Dr. Martina Lavery
A Great Dentist

Medical applications of Botox in TMJ

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The temporomandibular joint connecting the jaw bone to the cheek bone can become inflamed or painful when this complex joint which ‘hinges’ your upper and lower jaw isn’t working at its best. This is one of the most complex joints in the body, responsible for moving the lower jaw forward, backward and side-to-side. Any problem which prevents this complex system of muscles, ligaments, discs and bones from working properly is called TMJ.

Causes of TMJ

Causes of TMJ include injury to the teeth or jaw, misalignment of the teeth or jaw, teeth grinding, poor posture, stress, arthritis, and excessive gum chewing. It may feel like your jaw is popping, clicking or “getting stuck” for a moment.

The exact cause of this misalignment is often very difficult to exactly determine and there are many signs and symptoms, including: Headaches (often mimicking migraines), earaches, and pain and pressure behind the eyes

  • Pain brought on by chewing, yawning, or widely opening the mouth
  • Jaw muscle tenderness
  • A clicking or popping sound when you open or close your mouth
  • Jaw “gets stuck” or locks
  • A noticeable change in how your upper and lower teeth fit together

Because a lot of these symptoms are shared by other health issues, it can be hard to know for sure if you have TMJ so it’s best to get a proper diagnosis from your dentist, who will review your medical and dental history, do a clinical examination and may also take X-rays.

Botox treatment for TMJ

Botulinum toxin, more commonly known as Botox, is a purified protein, like an antibiotic, derived from the bacterium Clostridium botulinum although there is no bacteria, alive or dead, in this mediation.

The Therapeutic Goods Administration (TGA) of Australia approves and specifies the treatment of TMJ as an ‘off-label’ use (not a cosmetic use such as smoothing out wrinkles on the face) of Botulinum toxin- BTx-A. The three brands available in Australia are Dysport, Xeomin and Botox.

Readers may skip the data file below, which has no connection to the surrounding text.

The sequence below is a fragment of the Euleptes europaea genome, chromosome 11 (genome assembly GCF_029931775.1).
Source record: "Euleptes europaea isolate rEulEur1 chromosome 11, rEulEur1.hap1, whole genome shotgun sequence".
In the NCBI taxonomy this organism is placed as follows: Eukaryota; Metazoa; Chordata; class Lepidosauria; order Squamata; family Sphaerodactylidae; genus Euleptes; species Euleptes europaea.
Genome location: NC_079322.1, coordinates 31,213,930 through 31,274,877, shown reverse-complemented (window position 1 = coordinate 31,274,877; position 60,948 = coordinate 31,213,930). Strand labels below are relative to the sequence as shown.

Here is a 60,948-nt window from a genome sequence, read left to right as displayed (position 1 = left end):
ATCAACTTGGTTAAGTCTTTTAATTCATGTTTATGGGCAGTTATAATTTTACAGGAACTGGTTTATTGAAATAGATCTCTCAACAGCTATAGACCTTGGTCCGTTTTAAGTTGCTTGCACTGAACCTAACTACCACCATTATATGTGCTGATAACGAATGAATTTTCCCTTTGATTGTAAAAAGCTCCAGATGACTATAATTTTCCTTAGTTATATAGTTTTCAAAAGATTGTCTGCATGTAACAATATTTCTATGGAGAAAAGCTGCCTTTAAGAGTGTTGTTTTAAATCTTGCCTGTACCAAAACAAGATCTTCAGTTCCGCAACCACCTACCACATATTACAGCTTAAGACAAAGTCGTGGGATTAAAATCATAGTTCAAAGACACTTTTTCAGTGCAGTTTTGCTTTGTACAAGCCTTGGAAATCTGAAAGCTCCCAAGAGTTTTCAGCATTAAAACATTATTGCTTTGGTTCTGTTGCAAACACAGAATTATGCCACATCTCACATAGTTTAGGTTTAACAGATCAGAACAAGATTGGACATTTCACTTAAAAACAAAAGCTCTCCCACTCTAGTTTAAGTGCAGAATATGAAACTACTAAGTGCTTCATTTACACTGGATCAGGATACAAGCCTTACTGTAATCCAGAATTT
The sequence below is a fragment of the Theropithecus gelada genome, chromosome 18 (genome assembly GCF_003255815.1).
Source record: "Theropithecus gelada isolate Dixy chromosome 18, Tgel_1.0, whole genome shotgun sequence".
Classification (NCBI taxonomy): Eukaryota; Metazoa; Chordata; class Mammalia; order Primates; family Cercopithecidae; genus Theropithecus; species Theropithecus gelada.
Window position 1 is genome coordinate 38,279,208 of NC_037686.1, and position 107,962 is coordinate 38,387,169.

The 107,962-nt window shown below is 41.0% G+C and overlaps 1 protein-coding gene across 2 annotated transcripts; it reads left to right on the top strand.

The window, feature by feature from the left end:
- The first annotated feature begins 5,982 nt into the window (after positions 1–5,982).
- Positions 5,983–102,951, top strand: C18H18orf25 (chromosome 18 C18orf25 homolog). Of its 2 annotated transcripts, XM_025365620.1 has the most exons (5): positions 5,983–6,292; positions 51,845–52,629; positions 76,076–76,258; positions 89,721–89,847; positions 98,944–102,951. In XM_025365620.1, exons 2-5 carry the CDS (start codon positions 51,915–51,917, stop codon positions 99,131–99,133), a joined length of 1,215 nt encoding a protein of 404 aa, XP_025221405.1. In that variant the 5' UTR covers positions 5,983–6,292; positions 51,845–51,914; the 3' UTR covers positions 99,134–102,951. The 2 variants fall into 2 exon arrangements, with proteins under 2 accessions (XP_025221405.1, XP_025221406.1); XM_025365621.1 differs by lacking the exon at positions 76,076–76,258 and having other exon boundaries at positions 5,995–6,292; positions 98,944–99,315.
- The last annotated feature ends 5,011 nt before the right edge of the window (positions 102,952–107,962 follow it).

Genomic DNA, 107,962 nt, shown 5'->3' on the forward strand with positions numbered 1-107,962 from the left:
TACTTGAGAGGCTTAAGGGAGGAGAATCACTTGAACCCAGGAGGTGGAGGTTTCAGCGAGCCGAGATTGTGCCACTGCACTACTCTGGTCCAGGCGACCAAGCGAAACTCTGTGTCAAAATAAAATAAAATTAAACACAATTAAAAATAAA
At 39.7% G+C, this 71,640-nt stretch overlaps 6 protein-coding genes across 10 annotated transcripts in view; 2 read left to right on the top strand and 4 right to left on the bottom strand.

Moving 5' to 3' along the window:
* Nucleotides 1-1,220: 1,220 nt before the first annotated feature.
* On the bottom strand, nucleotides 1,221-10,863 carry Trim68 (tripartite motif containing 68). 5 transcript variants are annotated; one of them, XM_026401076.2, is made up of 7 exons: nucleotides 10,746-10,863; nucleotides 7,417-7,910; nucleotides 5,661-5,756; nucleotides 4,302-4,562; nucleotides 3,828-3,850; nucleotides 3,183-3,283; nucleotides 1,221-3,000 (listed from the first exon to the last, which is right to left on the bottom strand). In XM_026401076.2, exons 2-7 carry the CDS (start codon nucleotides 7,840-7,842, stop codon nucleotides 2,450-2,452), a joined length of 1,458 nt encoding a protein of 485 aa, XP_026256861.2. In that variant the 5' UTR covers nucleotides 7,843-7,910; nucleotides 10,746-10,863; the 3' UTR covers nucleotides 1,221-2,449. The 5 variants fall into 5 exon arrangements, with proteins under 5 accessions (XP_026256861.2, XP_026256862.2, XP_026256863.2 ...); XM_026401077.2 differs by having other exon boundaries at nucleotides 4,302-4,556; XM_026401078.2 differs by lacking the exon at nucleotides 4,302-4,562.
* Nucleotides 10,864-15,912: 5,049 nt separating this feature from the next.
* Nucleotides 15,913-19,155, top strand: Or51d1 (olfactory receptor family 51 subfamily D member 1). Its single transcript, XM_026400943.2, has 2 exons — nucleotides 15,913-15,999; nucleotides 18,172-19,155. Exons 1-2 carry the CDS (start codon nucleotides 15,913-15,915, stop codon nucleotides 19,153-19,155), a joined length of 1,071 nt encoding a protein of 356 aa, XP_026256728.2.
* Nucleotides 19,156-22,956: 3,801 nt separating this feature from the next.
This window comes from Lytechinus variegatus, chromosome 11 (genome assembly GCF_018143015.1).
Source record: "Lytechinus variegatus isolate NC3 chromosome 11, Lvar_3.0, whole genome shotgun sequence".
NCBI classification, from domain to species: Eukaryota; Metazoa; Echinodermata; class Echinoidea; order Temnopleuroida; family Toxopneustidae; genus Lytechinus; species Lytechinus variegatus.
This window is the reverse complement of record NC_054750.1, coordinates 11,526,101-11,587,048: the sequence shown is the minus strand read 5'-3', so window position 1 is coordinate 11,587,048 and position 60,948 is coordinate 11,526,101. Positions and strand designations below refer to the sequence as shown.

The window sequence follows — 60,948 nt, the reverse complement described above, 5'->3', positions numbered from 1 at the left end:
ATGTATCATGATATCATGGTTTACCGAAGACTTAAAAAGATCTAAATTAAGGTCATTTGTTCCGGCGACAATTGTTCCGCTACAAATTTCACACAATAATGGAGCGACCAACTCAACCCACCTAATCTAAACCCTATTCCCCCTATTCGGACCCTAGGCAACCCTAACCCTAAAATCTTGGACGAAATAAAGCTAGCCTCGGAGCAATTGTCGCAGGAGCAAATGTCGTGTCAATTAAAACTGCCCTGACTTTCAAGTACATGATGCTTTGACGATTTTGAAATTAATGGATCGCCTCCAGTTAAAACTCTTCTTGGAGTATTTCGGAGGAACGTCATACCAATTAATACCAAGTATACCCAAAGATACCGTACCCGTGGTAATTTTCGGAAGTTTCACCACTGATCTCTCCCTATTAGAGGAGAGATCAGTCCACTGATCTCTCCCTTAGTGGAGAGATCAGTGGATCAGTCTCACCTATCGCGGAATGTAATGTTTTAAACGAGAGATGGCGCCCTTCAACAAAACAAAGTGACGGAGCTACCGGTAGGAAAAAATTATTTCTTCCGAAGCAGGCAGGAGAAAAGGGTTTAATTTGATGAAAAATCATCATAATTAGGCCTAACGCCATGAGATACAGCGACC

Dentists such as Martina Lavery, who use these muscle relaxants in their practice, must comply with all relevant laws governed by the TGA.

TMJ patients who are suffering significant pain or inconvenience with TMJ may consider Botox injections by dentists such as Martina Lavery, directly into the muscles of the jaw. Botox causes the muscle to relax and atrophy.

The muscles we engage for chewing, clenching and teeth grinding, the masseter and temporalis muscles, are affected by Botox, enabling them to relax and, in most cases, allowing for pain to recede.

Botox treatment for TMJ often improves the aesthetic of the face by softening the contour of the jawline which have been built up by excessive use. Teeth grinding, chewing and teeth clenching, especially when dysfunction, as with TMJ, causes a build up of muscle mass in the outline of the jaw and side of the forehead, in the temple region.

Your dentist should be qualified in therapeutic application of Botox by institutes such as the Australasian Academy of Dento-Facial Aesthetics and Training where dentist Martina Lavery trained. As Botox causes a temporary paralysis of those muscles which changes the forces causing normal stress on the TM joint, overuse may interfere with the natural process of breakdown and regrowth of bone.

How is TMJ otherwise treated?

There’s no single treatment but a variety of things that can reduce TMJ symptoms, including:

  • Applying heat or taking muscle relaxant medications such as aspirin or anti-inflammatories.
  • Wearing a custom-made oral appliance, sometimes called a bite plate or splint, to reduce the harmful effects of clenching and grinding.
  • Relaxation techniques to reduce muscle tension in the jaw.
  • In severe cases, jaw joint surgery may be recommended.

While we are located in Winston Hills, we also service Northmead, Baulkham Hills, and Bella Vista areas. Call to book your consultation and appointment

Any surgical or invasive procedure carries risks. Before proceeding, you should seek a second opinion from an appropriately qualified health practitioner.